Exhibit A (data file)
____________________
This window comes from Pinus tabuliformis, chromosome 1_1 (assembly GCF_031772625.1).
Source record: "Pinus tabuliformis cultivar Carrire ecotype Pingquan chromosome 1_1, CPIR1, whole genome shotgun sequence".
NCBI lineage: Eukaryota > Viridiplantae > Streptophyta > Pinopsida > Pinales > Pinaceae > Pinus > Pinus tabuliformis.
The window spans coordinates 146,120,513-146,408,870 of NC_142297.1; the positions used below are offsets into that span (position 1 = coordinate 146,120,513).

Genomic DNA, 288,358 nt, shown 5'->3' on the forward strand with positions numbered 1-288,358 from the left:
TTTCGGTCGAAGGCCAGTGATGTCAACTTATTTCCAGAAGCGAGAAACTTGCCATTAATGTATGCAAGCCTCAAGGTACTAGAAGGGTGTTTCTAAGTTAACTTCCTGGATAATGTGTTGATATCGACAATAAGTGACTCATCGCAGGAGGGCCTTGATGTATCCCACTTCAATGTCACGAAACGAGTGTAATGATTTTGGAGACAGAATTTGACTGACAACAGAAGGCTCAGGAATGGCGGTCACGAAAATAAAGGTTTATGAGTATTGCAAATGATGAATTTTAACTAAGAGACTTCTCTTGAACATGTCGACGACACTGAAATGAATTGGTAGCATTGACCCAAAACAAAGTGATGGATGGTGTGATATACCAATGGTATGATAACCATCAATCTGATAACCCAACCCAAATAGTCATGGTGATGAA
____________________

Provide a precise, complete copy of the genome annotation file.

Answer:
This window comes from Pinus tabuliformis, chromosome 1_1 (assembly GCF_031772625.1).
Source record: "Pinus tabuliformis cultivar Carrire ecotype Pingquan chromosome 1_1, CPIR1, whole genome shotgun sequence".
NCBI lineage: Eukaryota > Viridiplantae > Streptophyta > Pinopsida > Pinales > Pinaceae > Pinus > Pinus tabuliformis.
The window spans coordinates 146,120,513-146,408,870 of NC_142297.1; the positions used below are offsets into that span (position 1 = coordinate 146,120,513).

Genomic DNA, 288,358 nt, shown 5'->3' on the forward strand with positions numbered 1-288,358 from the left:
TTTCGGTCGAAGGCCAGTGATGTCAACTTATTTCCAGAAGCGAGAAACTTGCCATTAATGTATGCAAGCCTCAAGGTACTAGAAGGGTGTTTCTAAGTTAACTTCCTGGATAATGTGTTGATATCGACAATAAGTGACTCATCGCAGGAGGGCCTTGATGTATCCCACTTCAATGTCACGAAACGAGTGTAATGATTTTGGAGACAGAATTTGACTGACAACAGAAGGCTCAGGAATGGCGGTCACGAAAATAAAGGTTTATGAGTATTGCAAATGATGAATTTTAACTAAGAGACTTCTCTTGAACATGTCGACGACACTGAAATGAATTGGTAGCATTGACCCAAAACAAAGTGATGGATGGTGTGATATACCAATGGTATGATAACCATCAATCTGATAACCCAACCCAAATAGTCATGGTGATGAA